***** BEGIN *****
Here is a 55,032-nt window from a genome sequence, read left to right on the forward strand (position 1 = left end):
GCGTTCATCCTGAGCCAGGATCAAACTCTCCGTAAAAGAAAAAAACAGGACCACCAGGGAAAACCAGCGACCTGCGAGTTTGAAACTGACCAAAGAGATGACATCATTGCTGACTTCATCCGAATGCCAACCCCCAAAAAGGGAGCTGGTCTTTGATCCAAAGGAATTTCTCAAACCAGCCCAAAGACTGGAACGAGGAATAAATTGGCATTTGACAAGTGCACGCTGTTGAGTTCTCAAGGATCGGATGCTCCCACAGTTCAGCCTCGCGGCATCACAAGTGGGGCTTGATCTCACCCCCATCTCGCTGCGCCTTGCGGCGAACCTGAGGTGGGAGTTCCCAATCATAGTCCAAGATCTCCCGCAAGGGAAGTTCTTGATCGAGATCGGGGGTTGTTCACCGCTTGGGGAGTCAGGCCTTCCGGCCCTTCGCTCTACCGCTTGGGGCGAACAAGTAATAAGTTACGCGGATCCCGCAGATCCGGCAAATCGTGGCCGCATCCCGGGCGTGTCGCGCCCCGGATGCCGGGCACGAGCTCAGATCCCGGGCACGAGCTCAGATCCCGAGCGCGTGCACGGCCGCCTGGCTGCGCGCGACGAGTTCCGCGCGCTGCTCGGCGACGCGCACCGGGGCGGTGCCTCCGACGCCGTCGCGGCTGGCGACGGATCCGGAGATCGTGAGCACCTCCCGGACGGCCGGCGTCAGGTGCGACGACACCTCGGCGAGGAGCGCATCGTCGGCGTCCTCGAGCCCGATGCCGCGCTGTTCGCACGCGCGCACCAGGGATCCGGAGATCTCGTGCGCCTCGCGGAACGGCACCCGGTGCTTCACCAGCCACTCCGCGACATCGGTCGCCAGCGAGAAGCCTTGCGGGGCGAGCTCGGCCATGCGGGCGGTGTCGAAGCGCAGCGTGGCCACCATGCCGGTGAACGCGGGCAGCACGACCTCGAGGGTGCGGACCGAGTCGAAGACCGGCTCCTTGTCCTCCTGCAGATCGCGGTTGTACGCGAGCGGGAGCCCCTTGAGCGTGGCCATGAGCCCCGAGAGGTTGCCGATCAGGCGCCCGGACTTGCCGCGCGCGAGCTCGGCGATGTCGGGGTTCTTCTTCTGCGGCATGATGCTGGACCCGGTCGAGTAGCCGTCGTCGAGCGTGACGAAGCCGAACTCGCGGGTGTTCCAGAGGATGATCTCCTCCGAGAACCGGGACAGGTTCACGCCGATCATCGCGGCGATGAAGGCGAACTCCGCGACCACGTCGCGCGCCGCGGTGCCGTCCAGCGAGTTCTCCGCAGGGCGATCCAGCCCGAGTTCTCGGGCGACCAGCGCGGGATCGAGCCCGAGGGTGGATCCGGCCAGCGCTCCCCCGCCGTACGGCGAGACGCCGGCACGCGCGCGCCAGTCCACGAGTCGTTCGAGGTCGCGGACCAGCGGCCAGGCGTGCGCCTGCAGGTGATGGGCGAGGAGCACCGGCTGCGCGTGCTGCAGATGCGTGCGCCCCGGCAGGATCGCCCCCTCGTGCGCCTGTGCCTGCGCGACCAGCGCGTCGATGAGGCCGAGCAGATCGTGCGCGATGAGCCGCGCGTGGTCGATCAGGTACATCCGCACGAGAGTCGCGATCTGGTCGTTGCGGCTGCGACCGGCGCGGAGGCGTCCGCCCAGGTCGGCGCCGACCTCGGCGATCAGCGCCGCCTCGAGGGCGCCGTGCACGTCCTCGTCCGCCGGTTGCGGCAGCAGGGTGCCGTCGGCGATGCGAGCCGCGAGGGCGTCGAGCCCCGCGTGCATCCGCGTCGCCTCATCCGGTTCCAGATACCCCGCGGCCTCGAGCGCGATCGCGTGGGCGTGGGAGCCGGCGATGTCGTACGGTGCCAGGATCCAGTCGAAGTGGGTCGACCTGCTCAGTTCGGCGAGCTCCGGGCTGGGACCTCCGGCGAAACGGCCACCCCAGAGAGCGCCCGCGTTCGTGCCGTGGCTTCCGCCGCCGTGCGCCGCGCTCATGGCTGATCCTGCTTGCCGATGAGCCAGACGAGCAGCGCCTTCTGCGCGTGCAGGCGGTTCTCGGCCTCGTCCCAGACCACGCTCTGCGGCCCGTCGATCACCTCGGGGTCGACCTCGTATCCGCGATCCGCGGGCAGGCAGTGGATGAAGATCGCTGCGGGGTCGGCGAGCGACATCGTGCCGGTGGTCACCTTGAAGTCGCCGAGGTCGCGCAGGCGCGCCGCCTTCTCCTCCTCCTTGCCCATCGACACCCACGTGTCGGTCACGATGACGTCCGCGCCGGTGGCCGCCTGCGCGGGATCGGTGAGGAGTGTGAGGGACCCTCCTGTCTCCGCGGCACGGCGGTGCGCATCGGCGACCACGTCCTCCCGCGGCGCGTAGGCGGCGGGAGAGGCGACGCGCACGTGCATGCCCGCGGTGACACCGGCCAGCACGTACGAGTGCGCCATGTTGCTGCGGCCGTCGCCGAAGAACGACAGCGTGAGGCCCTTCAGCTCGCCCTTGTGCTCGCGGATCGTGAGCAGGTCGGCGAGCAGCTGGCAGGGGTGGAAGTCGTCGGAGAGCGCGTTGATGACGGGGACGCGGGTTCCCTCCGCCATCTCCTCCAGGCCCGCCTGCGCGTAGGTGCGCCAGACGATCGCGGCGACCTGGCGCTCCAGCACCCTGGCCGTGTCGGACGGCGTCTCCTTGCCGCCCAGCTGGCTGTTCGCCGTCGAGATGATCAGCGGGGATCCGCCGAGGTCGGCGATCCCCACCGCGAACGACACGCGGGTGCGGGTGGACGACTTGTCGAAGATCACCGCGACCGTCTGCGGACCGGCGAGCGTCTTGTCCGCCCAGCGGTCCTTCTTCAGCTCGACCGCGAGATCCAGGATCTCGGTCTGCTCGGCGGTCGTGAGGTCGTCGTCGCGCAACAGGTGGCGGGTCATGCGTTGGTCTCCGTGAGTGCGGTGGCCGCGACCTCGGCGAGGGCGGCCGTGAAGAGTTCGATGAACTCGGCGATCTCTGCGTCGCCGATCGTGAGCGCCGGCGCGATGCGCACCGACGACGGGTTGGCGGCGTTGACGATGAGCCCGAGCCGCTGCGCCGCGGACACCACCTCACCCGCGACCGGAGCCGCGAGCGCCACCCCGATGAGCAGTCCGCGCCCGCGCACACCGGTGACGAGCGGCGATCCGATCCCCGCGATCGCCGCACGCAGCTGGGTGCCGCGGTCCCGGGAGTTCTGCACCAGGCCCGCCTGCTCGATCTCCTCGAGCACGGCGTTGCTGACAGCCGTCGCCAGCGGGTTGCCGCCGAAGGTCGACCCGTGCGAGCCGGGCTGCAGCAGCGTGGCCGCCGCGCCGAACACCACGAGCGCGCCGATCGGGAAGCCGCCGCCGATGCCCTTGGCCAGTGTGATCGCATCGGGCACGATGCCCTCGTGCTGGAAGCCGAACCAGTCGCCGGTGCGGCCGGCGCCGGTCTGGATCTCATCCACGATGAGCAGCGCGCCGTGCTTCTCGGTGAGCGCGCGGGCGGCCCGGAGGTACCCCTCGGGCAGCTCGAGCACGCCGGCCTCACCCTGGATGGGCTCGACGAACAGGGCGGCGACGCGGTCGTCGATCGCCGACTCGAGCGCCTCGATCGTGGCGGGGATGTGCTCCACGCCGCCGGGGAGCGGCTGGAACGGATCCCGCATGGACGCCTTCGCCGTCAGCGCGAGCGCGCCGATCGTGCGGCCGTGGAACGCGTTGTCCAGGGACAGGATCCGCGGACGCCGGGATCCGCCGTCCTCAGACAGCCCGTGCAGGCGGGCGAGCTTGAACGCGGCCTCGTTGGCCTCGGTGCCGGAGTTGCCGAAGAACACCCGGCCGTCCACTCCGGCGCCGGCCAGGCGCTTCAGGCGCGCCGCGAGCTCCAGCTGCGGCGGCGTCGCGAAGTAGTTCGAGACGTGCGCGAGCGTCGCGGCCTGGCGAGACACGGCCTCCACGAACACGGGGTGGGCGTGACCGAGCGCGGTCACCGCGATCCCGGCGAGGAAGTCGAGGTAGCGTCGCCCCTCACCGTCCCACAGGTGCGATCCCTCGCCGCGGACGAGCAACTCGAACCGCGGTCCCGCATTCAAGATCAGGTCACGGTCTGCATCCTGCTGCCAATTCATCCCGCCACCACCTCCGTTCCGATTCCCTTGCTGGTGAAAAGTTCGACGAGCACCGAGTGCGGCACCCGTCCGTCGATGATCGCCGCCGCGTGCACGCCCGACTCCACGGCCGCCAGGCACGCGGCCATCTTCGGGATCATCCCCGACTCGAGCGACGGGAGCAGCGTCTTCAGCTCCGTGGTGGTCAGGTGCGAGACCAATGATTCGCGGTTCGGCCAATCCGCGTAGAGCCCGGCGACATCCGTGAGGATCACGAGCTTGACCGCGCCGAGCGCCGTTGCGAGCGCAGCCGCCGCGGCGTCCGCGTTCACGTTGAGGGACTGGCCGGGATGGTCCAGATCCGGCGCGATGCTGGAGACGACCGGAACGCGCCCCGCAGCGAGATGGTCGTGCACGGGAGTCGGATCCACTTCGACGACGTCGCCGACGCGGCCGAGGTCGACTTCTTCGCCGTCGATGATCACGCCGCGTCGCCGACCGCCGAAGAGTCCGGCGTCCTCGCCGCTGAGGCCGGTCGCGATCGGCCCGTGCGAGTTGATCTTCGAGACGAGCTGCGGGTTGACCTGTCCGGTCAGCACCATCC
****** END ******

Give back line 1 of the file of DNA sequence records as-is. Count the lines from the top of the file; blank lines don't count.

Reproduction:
Here is a 55,032-nt window from a genome sequence, read left to right on the forward strand (position 1 = left end):